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A former Assistant Secretary with the Ministry of Women and Child Development in West Bengal for three months, Lakshmi Bhavya has been championing the cause of menstrual hygiene in her district. By associating herself with the Lalana Campaign, a holistic menstrual hygiene awareness campaign which is conducted by the Anahat NGO, Lakshmi has been slowly breaking taboos when it comes to periods and menstrual hygiene.

A Gender Rights Activist working with the tribal and marginalized communities in india, Srilekha is a PhD scholar working on understanding body and sexuality among tribal girls, to fill the gaps in research around indigenous women and their stories. Srilekha has worked extensively at the grassroots level with community based organisations, through several advocacy initiatives around Gender, Mental Health, Menstrual Hygiene and Sexual and Reproductive Health Rights (SRHR) for the indigenous in Jharkhand, over the last 6 years.

Srilekha has also contributed to sustainable livelihood projects and legal aid programs for survivors of sex trafficking. She has been conducting research based programs on maternal health, mental health, gender based violence, sex and sexuality. Her interest lies in conducting workshops for young people on life skills, feminism, gender and sexuality, trauma, resilience and interpersonal relationships.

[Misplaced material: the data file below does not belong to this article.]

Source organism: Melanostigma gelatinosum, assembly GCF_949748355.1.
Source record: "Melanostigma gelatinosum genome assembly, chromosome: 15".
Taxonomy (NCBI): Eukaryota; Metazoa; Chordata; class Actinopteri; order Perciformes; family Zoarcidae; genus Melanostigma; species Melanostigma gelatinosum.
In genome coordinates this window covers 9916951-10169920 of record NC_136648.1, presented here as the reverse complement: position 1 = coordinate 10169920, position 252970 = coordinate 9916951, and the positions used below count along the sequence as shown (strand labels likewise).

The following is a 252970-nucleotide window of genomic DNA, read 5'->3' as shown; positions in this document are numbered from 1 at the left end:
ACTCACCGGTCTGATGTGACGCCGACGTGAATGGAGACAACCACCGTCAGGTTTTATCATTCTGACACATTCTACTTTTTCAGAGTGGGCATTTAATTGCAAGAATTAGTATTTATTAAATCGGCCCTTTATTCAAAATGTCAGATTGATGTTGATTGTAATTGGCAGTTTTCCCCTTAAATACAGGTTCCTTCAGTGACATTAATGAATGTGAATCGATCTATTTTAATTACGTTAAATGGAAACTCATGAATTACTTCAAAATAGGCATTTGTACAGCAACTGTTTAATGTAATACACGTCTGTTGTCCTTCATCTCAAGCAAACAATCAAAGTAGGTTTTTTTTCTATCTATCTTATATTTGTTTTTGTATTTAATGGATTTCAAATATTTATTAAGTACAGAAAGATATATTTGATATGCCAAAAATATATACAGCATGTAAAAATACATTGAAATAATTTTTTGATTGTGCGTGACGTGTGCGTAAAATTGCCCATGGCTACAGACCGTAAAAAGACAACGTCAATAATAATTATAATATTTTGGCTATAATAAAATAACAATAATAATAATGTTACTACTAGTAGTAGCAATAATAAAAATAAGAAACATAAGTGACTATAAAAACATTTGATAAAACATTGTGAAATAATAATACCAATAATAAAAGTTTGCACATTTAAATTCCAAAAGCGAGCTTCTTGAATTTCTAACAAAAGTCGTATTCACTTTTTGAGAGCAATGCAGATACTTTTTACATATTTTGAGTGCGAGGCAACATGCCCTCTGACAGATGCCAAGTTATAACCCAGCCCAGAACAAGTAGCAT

A Guwahati-based college student pursuing her Masters in Tata Institute of Social Sciences, Bidisha started the #BleedwithDignity campaign on the technology platform Change.org, demanding that the Government of Assam install
biodegradable sanitary pad vending machines in all government schools across the state. Her petition on Change.org has already gathered support from over 90000 people and continues to grow.

Bidisha was selected in Change.org’s flagship program ‘She Creates Change’ having run successful online advocacy
campaigns, which were widely recognised. Through the #BleedwithDignity campaign; she organised and celebrated World Menstrual Hygiene Day, 2019 in Guwahati, Assam by hosting a wall mural by collaborating with local organisations. The initiative was widely covered by national and local media, and the mural was later inaugurated by the event’s chief guest Commissioner of Guwahati Municipal Corporation (GMC) Debeswar Malakar, IAS.